New park's wind study sure beats putting moistened finger in air


Just got my copy of "Spectator Wind Comfort and Baseball Trajectory Studies for Camden Yards Stadium, Baltimore, Maryland" and, I tell you, it's a page-turner. Microclimate specialists Rowan Williams Davies & Irwin Inc. of Guelph, Ontario, did the study and its findings read like Agatha Christie.

* OK, Dan Rodricks, you've had it. The cityside columnist for The Evening Sun has gone much too far by suggesting that what Oriole Park at Camden Yards (alias Big Jake's Place) needs is an organ. He suggests such a move would be "providing a classic finishing touch" to OPACY.

Obviously, this country bumpkin (East Bridgewater, Mass., population 8,200 on weekends) hasn't been in enough ballparks or arenas to realize how truly painful and aggravating these unwanted musical intrusions are to fans, participants and anyone within earshot. Besides, with all the commercials being read over the sound system these days, there's no time for some clever and creative organist to make with a "Charge!"

* As part of his Best Players of All Time Series, Don Honig's "The Greatest Shortstops" is out and there's just one oversight: Mark Belanger. We catch up to Mark in the epilogue "And not forgetting . . ." which points out, "Despite a weak bat [.228 lifetime], he played 1,942 big-league games and was incomparable at all facets of defensive play, holding the American League record for highest career fielding average for shortstops in 1,000 or more games." Cal Ripken is one of the anointed 16.

* A total of 10 luxury liners will be anchored in the port of Barcelona to help out with the housing shortage at the Summer Olympics in Spain. Among the security measures for the ships, whose VIPs will have a private 1,000-meter beach, will be police frogmen making sure all is well.

* Eddie Van Kirk (23-6) faces another do-or-die situation (his 15th) at Pikesville Armory tonight, taking on Edwin Curet (26-11) with a likely shot at the WBF junior middleweight title as the prize. Also on the card are popular Les Johnson (15-1) and the Slammin' Sheriff, Lou Benson. Tomorrow, IBF Intercontinental champ Percy Harris (15-2), fighting out of Pikesville now, takes on Lamar Parks (23-0) for the NABF and USBA middleweight titles in New York City.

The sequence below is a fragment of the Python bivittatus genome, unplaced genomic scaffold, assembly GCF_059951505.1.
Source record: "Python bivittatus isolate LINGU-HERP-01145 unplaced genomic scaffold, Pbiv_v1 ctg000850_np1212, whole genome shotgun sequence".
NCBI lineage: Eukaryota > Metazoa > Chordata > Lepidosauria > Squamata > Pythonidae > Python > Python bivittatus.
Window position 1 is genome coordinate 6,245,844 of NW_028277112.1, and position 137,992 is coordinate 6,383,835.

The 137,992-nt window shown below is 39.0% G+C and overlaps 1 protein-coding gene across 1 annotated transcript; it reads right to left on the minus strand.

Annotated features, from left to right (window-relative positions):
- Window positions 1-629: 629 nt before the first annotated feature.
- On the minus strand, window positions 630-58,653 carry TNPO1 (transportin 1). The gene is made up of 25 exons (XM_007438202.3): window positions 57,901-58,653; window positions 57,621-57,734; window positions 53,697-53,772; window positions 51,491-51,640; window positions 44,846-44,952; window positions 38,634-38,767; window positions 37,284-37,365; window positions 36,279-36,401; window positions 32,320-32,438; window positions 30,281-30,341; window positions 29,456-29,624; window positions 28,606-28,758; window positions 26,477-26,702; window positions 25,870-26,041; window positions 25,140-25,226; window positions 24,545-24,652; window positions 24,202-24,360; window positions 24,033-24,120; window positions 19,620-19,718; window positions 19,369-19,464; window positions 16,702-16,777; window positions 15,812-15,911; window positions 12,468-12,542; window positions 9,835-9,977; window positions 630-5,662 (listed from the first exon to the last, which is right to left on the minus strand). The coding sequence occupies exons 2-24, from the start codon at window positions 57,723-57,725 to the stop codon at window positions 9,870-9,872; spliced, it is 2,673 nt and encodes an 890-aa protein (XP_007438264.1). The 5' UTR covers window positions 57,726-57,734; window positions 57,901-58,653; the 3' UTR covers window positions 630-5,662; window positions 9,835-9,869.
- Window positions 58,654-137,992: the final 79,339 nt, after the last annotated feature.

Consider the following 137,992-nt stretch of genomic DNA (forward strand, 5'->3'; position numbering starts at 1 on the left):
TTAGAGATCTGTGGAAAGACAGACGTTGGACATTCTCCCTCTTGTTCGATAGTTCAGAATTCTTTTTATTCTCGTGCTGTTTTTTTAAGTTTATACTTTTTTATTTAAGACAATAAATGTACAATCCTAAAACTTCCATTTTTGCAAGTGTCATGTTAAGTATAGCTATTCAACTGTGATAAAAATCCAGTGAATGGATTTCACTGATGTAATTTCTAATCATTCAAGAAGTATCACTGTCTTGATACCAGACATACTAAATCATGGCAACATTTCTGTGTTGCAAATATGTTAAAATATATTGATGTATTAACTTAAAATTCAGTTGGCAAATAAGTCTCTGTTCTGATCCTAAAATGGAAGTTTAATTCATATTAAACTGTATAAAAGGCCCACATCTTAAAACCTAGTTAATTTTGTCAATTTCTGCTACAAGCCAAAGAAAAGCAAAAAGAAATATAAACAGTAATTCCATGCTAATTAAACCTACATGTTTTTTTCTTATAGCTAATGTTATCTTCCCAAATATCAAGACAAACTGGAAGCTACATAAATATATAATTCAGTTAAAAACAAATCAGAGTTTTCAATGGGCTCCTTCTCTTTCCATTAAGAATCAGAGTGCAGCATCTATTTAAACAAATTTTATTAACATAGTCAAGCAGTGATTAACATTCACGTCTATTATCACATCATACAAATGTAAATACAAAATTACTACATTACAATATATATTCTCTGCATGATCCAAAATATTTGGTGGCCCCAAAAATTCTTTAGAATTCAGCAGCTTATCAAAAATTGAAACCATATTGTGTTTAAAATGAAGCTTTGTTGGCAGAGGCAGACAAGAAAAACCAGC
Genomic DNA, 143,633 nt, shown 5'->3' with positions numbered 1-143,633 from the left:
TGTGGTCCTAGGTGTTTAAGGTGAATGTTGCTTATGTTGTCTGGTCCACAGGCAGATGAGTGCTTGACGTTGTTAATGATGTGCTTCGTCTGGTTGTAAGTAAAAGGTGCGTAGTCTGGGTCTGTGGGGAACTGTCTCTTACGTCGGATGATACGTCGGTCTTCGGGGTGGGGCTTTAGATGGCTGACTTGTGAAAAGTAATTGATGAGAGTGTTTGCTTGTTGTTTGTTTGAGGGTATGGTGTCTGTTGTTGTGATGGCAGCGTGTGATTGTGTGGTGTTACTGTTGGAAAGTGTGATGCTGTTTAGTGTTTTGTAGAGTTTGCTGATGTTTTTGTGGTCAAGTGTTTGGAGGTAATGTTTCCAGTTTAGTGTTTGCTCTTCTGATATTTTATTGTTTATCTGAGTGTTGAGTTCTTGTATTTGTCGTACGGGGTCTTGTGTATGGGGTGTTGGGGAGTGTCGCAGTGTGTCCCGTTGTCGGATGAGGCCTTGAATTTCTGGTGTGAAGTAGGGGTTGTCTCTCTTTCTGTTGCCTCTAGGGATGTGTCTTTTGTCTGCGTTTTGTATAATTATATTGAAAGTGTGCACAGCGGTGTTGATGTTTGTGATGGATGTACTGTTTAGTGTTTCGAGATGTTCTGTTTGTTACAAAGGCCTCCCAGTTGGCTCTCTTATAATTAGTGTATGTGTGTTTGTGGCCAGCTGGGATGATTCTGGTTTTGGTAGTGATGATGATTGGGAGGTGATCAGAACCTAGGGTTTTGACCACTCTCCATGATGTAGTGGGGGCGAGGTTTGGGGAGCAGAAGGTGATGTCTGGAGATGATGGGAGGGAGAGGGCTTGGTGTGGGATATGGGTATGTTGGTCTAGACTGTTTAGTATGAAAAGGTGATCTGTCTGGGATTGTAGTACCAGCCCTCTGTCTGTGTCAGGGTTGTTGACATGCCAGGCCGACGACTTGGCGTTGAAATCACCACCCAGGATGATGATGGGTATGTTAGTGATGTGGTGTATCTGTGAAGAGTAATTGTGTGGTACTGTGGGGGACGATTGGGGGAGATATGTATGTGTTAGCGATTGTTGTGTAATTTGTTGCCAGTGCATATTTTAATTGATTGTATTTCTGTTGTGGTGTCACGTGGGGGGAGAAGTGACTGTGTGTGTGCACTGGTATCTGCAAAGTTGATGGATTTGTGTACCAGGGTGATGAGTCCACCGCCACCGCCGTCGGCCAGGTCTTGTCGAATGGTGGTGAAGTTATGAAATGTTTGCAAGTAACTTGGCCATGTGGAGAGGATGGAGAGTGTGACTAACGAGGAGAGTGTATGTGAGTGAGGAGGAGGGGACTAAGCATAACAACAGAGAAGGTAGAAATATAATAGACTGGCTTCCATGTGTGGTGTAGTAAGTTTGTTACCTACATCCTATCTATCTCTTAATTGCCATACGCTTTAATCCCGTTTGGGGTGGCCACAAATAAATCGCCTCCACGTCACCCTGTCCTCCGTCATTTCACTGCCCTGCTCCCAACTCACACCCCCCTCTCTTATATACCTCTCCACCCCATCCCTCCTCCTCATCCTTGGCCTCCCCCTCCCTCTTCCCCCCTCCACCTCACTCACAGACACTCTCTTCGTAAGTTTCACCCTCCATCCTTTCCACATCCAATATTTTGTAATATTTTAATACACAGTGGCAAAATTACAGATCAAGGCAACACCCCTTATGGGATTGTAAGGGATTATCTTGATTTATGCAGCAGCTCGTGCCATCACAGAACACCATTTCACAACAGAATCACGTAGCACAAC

* Casting no aspersions upon local practitioners of the art, of course, founder Roy Englebrecht announces his Sportscaster Camps of America will be conducted July 14-20 in Huntington Beach, Calif. . . . There's also a home study course.

* DiGiorno Pasta, which will provide the "carbo load" for the 7,000 runners in the Boston Marathon next Monday, sponsors a 10-person team in the event. Among them is a gent named Jamie Sarkisian, who runs the 26 miles reaching for a beer that is suspended via antenna from his hat.

* CBS Sports is justly proud that it won a prestigious Peabody Award for its coverage of the Masters. What makes the golf tournament worthy of praise is that the folks at Augusta National restrict commercial time and self-promotion by the network is simply taboo. Go ye and do likewise, fellow networks.

* How big is the World Wrestling Federation? For openers, be advised the WWF realized a $1.7 billion gross for the gear, knick-knacks, paraphernalia and just plain junk it unloaded in 1991, beating even the NFL.

* If current economic conditions have you down, consider the plight of the expansion hockey team in Tampa Bay, which has had trouble selling tickets, owes the NHL a huge chunk of its $50 million initiation fee and is being bombarded with the news that some established lodge members are in the habit of losing $5 million per season. Amazingly, not one team thought to take out strike insurance to cover the recent 10-day work stoppage.

* Their triumph in doubles at the recent U.S. Hardcourts in San Antonio was No. 79 for the tandem of Martina Navratilova and

Pam Shriver, a pro record by dozens.

* One good thing about the hockey strike's end is the New York Rangers and their frenzied fans now must live up to their accepted belief that this is the year the Broadway Blues break their 52-year losing streak in Stanley Cup play, no doubt. Of course, some other teams have been crowing the same thing, so it's pay-up time.

* The Cleveland Indians must be doing a bang-up job of selling their latest youth movement. Just 5,615 showed up Monday night to see the beloved Indians provide Detroit with its first victory after six reversals. Tigers manager Sparky Anderson immediately predicted that his club will "be there" when the race for the division title heats up in September.

* A rematch the multitudes have not been waiting with baited breath for since 1984, Mary Decker-Slaney and Zola Budd-Pieterse trading shoves, is a possibility for June at the Prefontaine Classic in Eugene, Ore. Mary says, "the kind of attention it would generate would be good for track and field in this country," and, unfortunately, she's probably right.

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